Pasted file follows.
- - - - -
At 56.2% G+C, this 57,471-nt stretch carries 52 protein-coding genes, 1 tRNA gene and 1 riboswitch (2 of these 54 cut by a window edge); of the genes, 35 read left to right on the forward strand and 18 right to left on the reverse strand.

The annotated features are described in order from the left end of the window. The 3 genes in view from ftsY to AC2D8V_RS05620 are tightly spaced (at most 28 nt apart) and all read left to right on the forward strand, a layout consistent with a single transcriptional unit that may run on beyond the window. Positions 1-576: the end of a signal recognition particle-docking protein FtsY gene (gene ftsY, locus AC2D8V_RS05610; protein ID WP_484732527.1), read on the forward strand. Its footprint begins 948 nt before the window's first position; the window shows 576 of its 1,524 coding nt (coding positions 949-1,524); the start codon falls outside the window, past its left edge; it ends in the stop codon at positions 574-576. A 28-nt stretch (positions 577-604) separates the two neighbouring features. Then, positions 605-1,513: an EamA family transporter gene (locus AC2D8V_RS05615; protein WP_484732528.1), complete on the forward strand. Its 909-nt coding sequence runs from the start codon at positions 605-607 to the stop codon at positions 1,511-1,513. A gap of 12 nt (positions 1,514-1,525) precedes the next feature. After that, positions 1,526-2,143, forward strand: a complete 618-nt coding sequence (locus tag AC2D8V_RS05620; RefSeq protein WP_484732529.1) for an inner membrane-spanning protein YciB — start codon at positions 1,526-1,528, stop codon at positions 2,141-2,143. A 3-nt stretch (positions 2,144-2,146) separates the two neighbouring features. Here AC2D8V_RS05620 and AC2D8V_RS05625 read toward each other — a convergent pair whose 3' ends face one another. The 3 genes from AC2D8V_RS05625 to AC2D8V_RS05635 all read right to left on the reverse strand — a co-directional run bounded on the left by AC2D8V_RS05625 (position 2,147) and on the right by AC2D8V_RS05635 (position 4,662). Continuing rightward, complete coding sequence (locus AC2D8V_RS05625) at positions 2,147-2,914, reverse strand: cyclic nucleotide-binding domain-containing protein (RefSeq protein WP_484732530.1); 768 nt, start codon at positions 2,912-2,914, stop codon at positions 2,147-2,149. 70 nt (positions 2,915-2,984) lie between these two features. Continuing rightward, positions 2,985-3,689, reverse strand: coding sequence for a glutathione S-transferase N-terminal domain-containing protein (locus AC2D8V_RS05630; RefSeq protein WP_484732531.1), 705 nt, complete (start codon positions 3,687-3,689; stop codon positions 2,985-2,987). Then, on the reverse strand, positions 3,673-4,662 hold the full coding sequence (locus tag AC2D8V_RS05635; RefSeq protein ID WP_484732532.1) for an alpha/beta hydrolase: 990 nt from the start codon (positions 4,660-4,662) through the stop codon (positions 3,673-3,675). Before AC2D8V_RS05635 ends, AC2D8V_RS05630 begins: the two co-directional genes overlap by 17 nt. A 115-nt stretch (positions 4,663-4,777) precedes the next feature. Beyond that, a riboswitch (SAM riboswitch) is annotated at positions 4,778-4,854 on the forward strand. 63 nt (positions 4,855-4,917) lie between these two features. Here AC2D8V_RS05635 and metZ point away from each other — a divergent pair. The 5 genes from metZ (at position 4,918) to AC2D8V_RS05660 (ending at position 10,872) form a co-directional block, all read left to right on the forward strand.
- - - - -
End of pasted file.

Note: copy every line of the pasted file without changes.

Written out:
At 56.2% G+C, this 57,471-nt stretch carries 52 protein-coding genes, 1 tRNA gene and 1 riboswitch (2 of these 54 cut by a window edge); of the genes, 35 read left to right on the forward strand and 18 right to left on the reverse strand.

The annotated features are described in order from the left end of the window. The 3 genes in view from ftsY to AC2D8V_RS05620 are tightly spaced (at most 28 nt apart) and all read left to right on the forward strand, a layout consistent with a single transcriptional unit that may run on beyond the window. Positions 1-576: the end of a signal recognition particle-docking protein FtsY gene (gene ftsY, locus AC2D8V_RS05610; protein ID WP_484732527.1), read on the forward strand. Its footprint begins 948 nt before the window's first position; the window shows 576 of its 1,524 coding nt (coding positions 949-1,524); the start codon falls outside the window, past its left edge; it ends in the stop codon at positions 574-576. A 28-nt stretch (positions 577-604) separates the two neighbouring features. Then, positions 605-1,513: an EamA family transporter gene (locus AC2D8V_RS05615; protein WP_484732528.1), complete on the forward strand. Its 909-nt coding sequence runs from the start codon at positions 605-607 to the stop codon at positions 1,511-1,513. A gap of 12 nt (positions 1,514-1,525) precedes the next feature. After that, positions 1,526-2,143, forward strand: a complete 618-nt coding sequence (locus tag AC2D8V_RS05620; RefSeq protein WP_484732529.1) for an inner membrane-spanning protein YciB — start codon at positions 1,526-1,528, stop codon at positions 2,141-2,143. A 3-nt stretch (positions 2,144-2,146) separates the two neighbouring features. Here AC2D8V_RS05620 and AC2D8V_RS05625 read toward each other — a convergent pair whose 3' ends face one another. The 3 genes from AC2D8V_RS05625 to AC2D8V_RS05635 all read right to left on the reverse strand — a co-directional run bounded on the left by AC2D8V_RS05625 (position 2,147) and on the right by AC2D8V_RS05635 (position 4,662). Continuing rightward, complete coding sequence (locus AC2D8V_RS05625) at positions 2,147-2,914, reverse strand: cyclic nucleotide-binding domain-containing protein (RefSeq protein WP_484732530.1); 768 nt, start codon at positions 2,912-2,914, stop codon at positions 2,147-2,149. 70 nt (positions 2,915-2,984) lie between these two features. Continuing rightward, positions 2,985-3,689, reverse strand: coding sequence for a glutathione S-transferase N-terminal domain-containing protein (locus AC2D8V_RS05630; RefSeq protein WP_484732531.1), 705 nt, complete (start codon positions 3,687-3,689; stop codon positions 2,985-2,987). Then, on the reverse strand, positions 3,673-4,662 hold the full coding sequence (locus tag AC2D8V_RS05635; RefSeq protein ID WP_484732532.1) for an alpha/beta hydrolase: 990 nt from the start codon (positions 4,660-4,662) through the stop codon (positions 3,673-3,675). Before AC2D8V_RS05635 ends, AC2D8V_RS05630 begins: the two co-directional genes overlap by 17 nt. A 115-nt stretch (positions 4,663-4,777) precedes the next feature. Beyond that, a riboswitch (SAM riboswitch) is annotated at positions 4,778-4,854 on the forward strand. 63 nt (positions 4,855-4,917) lie between these two features. Here AC2D8V_RS05635 and metZ point away from each other — a divergent pair. The 5 genes from metZ (at position 4,918) to AC2D8V_RS05660 (ending at position 10,872) form a co-directional block, all read left to right on the forward strand.